How could it have come to this? We live in a country where respect for free speech and the written word is centuries old, yet legislators in other countries feel they must pass laws protecting their citizens' liberties against British judges. In California, Governor Arnold Schwarzenegger has signed a law giving legislators the power to block libel judgments passed in the British courts. Three other American states have similar laws, all prompted by a judgment against the US author Rachel Ehrenfeld.
In her 2003 book Funding Evil, Dr Ehrenfeld accused a Saudi banker of providing financial support for al-Qa'ida and Hamas. Dr Ehrenfeld's book was not published in Britain, but about 20 copies were bought online through UK-registered websites, and some content was available online. On that flimsy basis, the aggrieved banker cleverly chose to sue Dr Ehrenfeld in London, where his case was heard by our most eminent libel judge, David Eady, who ordered the writer to pay £30,000 damages to the banker and his two sons, plus costs.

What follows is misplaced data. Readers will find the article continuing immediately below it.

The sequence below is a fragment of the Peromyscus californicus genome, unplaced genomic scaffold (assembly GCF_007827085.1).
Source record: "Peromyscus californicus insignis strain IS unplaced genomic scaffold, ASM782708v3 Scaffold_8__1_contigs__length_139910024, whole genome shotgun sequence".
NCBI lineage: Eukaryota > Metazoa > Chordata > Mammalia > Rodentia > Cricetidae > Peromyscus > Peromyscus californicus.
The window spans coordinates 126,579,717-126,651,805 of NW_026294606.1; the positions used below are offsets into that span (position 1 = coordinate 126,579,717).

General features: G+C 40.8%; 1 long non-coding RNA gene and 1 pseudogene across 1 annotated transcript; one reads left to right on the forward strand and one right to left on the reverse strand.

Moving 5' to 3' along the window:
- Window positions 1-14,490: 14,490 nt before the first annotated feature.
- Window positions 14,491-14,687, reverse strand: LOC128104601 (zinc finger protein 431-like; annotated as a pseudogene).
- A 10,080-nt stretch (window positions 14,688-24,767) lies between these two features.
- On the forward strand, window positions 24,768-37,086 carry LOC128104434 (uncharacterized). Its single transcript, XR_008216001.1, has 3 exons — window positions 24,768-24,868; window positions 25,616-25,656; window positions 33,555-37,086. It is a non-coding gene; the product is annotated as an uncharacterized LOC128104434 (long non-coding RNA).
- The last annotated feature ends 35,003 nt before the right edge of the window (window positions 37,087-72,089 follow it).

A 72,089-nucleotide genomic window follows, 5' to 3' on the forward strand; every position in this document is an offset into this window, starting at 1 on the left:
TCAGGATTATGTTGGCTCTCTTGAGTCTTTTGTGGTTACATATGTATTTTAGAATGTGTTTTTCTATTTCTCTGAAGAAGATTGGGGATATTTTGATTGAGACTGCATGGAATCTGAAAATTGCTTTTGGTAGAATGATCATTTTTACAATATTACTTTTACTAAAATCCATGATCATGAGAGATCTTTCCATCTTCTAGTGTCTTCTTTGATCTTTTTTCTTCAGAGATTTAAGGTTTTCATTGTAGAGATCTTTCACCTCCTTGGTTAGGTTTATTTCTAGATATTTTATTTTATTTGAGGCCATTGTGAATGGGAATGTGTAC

This is the most notorious example of London's global reputation as haven for "libel tourism", though arguably not the most absurd. One of the richest men in Ukraine, Rinat Akhmetov, lined up some of Britain's most expensive libel lawyers against two of his country's media organisations. One was a website published only in Ukrainian, which was ordered to pay £50,000 damages.
Governor Schwarzenegger's humiliating conclusion that British courts cannot be trusted to protect free speech coincides with the scandal surrounding the granting of a "super injunction" to the oil trading firm, Trafigura, which its lawyers, Carter-Ruck, interpreted as applicable even to the proceedings of Parliament. Fortunately, the Commons showed more regard for free speech than the courts, and Carter-Ruck backed down.
That was a small victory; the bigger one has yet to come. Parliament must legislate to end the pernicious phenomenon of libel tourism. That means rebalancing the libel laws, which are scandalously weighted in favour of wealthy litigants. The rich, of course, have a right to protect their reputations, but not at the cost of stifling free expression and bringing British justice into disrepute.